Since we know that’s important, we’ve gone ahead and built an image and a starter repo that you can use to jumpstart any Google Cloud deployment.

The containers your commands run in are coordinated via your codeship-services.yml file, so you will need to define a Services file that includes at least one container for your application as well as the Google Cloud deployment service. Here’s an example:

    image: your-name/your-image
    path: .
    dockerfile: Dockerfile
  encrypted_env_file: env.encrypted
  add_docker: true
    - ./deployment/:/deploy

  image: codeship/google-cloud-deployment
  encrypted_env_file: google-auths.env
  add_docker: true
    - ./deployment/:/deploy

For a more complete breakdown on what’s happening, you can read through the codeship-services.yml file documentation. The important part is that the app service will run any code or tests we have, while the deployment service is pulling down the codeship/google-cloud-deployment image we maintain to build a container you can use in your CI/CD pipeline.


In the above example, you are building a service named deployment from the codeship/google-cloud-deployment image that we maintain. This service will be the container that actually executes all of your Google Cloud commands. That works because the image provided installs the Google Cloud CLI and is configured to use the Google credentials you pass in as env vars for authentication.

Where the service says encrypted_env_file: google-auths.env, it is referencing a file you will need to create named google-auths.env. This file contains the Google account credentials you will be logging in with, which must be pegged to a Google-side Services Account with appropriate permissions.

Once you have dropped those credentials into a document, formatted as environment variables, you can use Codeship’s local CLI to encrypt them and keep everything secure. This encrypted version is what we are referencing in the line encrypted_env_file: google-auths.env.


Once you have the necessary services defined in your codeship-services.yml file, you will next need to create the file that passes those services all the commands you are trying to run. This file is called the codeship-steps.yml file.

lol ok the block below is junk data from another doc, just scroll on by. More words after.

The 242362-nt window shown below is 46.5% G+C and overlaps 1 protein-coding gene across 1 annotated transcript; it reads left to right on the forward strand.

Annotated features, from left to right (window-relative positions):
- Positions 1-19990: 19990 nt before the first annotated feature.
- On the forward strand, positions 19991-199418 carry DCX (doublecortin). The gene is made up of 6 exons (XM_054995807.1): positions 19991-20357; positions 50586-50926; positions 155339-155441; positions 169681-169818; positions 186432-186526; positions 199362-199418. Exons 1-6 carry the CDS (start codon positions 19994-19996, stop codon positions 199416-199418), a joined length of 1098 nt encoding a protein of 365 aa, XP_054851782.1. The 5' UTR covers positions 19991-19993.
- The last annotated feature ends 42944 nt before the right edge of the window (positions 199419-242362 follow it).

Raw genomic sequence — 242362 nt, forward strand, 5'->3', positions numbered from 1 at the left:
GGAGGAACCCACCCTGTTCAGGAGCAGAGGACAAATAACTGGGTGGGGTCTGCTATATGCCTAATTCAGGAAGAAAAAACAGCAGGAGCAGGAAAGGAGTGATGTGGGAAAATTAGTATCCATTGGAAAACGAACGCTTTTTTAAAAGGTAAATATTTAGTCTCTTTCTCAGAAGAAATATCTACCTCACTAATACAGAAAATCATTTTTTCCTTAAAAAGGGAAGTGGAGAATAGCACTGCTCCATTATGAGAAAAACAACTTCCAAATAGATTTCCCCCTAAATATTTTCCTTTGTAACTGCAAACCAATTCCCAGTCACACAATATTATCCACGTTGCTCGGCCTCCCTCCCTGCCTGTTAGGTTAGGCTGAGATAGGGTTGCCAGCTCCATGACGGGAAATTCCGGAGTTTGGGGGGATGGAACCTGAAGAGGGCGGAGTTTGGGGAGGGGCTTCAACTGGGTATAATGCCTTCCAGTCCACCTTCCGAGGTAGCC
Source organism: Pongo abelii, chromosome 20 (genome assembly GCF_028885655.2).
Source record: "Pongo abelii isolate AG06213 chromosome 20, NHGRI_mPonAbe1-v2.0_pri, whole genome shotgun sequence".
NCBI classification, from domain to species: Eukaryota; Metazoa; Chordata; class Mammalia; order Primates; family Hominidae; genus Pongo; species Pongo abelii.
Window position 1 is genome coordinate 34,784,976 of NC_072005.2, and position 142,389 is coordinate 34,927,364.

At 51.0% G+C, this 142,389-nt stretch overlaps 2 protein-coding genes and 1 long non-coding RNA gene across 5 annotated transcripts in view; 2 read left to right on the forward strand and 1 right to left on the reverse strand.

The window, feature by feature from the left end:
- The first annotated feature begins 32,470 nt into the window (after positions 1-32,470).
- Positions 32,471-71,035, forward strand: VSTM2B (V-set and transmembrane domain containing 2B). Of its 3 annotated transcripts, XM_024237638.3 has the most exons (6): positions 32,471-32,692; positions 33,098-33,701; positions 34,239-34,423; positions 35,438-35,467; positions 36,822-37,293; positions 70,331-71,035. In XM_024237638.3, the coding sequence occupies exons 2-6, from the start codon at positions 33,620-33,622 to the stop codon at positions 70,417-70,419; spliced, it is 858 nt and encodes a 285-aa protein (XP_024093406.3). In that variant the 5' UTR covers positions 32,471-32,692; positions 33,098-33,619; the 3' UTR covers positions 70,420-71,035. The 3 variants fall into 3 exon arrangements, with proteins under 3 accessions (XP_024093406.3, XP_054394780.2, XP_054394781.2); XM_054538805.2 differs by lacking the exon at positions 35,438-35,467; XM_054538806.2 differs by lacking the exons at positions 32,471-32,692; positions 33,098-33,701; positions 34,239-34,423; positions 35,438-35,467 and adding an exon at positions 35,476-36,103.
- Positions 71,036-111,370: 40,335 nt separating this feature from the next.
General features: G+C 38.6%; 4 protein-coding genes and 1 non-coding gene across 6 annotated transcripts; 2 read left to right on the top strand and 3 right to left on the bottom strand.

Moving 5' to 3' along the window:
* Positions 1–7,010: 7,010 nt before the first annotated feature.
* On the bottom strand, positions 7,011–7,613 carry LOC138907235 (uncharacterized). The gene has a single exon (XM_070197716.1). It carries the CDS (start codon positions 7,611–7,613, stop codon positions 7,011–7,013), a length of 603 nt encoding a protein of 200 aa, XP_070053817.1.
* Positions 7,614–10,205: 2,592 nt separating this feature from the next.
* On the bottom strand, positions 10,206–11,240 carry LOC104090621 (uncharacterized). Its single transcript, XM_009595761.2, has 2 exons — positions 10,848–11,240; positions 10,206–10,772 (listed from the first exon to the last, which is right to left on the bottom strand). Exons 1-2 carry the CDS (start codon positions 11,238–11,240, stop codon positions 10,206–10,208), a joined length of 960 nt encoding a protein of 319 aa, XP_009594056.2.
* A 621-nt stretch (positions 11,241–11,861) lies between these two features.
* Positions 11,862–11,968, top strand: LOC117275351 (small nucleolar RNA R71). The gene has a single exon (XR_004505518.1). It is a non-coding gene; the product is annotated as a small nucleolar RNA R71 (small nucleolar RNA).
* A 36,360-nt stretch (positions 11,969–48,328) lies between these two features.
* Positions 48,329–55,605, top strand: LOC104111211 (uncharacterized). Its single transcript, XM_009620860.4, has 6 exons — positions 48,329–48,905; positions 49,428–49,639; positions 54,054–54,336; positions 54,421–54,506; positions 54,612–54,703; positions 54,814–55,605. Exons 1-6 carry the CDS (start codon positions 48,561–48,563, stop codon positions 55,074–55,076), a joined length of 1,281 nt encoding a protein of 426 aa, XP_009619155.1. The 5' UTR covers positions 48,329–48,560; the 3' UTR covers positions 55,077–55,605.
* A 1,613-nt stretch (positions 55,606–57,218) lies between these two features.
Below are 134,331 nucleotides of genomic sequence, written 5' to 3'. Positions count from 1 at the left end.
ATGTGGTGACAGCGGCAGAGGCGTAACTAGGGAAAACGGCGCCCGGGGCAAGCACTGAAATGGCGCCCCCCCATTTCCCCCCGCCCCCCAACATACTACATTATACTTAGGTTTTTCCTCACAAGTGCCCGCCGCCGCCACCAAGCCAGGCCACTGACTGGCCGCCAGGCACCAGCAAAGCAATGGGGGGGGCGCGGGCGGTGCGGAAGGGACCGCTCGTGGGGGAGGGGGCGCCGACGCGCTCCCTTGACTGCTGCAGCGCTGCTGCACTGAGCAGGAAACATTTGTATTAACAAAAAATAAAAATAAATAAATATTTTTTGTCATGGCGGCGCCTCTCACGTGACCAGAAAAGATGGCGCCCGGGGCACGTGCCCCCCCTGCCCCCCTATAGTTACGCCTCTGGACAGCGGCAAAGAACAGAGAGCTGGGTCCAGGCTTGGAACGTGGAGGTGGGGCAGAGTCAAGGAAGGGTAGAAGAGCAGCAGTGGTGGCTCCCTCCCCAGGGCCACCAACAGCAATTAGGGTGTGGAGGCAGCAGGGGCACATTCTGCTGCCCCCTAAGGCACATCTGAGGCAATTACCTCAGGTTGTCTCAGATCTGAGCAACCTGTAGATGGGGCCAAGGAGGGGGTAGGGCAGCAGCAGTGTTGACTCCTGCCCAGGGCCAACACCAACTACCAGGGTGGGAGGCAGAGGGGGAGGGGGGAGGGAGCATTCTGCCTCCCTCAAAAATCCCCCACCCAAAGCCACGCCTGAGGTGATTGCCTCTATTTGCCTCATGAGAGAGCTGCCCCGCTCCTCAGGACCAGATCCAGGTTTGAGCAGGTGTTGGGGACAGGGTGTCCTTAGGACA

In this case, we will write a simple example assuming you have Google Functions deployment commands written to a script in your repository, alongside the function module.

- name: google-functions-deployment
  service: deployment
  command: google-deploy.sh

This command is telling the deployment service defined earlier to run the google-deploy.sh script. Inside that script, you will have something similar to:


# Authenticate with the Google Services
codeship_google authenticate

# switch to the directory containing your app.yml (or similar) configuration file
# note that your repository is mounted as a volume to the /deploy directory
cd /deploy/

# deploy the application
gcloud beta functions deploy "${CLOUD_FUNCTION_NAME}" --stage-bucket "${GOOGLE_CLOUD_BUCKET_NAME}" <TRIGGER>

The specifics of your deployment script will depend on what your Google Function is doing. As you can see, Functions has a deploy command in the CLI with required variables depending on the task.

More Google Functions Resources

This is a very high-level look at Google Functions, as well as deploying them via Codeship Pro. There is much more to know, including specifics around writing your functions as well as the deployment scripts you will need to run them. To learn more, we recommend checking out these resources: